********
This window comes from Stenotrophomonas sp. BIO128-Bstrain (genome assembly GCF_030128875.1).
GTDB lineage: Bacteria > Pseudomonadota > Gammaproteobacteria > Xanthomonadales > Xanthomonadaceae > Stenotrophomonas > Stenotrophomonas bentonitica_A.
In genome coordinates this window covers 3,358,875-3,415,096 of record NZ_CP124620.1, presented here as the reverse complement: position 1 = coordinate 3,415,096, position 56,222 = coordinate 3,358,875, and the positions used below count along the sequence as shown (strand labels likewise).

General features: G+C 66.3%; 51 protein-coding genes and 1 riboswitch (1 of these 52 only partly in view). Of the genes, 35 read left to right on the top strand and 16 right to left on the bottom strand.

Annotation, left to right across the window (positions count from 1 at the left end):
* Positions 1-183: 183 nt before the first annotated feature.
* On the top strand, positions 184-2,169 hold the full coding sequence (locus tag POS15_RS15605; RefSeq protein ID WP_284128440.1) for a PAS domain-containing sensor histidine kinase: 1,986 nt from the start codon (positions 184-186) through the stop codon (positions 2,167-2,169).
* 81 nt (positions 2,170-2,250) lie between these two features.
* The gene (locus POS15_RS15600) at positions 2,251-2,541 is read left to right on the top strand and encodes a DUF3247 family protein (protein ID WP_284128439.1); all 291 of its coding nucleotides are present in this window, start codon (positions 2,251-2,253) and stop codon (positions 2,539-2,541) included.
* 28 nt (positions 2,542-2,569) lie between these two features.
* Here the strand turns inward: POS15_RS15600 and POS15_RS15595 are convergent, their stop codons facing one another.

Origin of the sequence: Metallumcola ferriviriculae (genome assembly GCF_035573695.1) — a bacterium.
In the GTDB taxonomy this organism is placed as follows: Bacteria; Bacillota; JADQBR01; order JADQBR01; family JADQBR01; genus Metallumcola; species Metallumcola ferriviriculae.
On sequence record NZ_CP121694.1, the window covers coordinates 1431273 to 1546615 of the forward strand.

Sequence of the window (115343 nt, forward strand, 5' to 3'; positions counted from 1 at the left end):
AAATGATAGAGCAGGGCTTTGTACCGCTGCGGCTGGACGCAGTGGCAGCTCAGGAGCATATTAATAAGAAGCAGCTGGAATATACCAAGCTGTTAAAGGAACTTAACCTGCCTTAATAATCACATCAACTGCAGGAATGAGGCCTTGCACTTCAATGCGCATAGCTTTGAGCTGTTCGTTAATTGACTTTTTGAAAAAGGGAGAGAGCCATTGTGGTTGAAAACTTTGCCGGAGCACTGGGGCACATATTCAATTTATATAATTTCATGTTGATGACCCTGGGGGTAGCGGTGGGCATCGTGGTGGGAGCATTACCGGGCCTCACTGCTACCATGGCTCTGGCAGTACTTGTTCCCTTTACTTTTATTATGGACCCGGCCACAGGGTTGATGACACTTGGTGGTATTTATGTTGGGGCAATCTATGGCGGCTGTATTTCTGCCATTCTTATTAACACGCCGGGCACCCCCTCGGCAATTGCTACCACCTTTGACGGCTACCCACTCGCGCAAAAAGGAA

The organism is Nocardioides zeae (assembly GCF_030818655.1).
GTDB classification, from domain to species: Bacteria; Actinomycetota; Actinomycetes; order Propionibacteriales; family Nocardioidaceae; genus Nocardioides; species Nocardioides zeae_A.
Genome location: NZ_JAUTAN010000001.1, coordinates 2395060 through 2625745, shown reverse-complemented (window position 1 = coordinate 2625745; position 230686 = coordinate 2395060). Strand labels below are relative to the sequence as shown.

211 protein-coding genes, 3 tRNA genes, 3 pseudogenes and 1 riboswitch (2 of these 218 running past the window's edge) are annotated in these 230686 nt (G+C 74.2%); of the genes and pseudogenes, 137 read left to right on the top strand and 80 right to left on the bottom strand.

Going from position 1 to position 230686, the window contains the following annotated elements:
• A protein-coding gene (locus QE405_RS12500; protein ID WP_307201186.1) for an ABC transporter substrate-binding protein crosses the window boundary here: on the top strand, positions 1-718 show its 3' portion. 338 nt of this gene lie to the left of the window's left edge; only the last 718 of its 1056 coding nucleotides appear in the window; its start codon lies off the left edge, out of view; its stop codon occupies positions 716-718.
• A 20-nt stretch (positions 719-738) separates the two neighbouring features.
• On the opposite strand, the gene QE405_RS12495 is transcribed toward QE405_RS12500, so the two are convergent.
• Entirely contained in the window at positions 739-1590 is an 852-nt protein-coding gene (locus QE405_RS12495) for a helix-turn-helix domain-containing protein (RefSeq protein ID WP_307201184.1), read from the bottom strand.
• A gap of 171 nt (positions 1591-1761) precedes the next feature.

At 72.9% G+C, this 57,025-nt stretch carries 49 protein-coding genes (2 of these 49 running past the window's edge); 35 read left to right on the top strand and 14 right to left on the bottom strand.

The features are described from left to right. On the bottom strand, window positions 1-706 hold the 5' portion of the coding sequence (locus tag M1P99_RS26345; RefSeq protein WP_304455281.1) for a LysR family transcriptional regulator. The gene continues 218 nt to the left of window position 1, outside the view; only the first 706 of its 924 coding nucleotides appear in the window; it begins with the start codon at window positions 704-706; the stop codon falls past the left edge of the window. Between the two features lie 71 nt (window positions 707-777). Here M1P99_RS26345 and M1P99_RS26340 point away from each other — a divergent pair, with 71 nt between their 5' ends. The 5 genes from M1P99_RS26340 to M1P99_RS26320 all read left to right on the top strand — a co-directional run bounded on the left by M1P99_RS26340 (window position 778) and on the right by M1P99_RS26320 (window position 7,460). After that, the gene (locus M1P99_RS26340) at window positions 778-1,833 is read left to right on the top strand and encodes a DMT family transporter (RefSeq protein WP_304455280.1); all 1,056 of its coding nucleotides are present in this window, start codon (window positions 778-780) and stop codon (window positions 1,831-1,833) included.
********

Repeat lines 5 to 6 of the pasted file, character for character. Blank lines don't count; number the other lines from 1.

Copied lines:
Annotation, left to right across the window (positions count from 1 at the left end):
* Positions 1-183: 183 nt before the first annotated feature.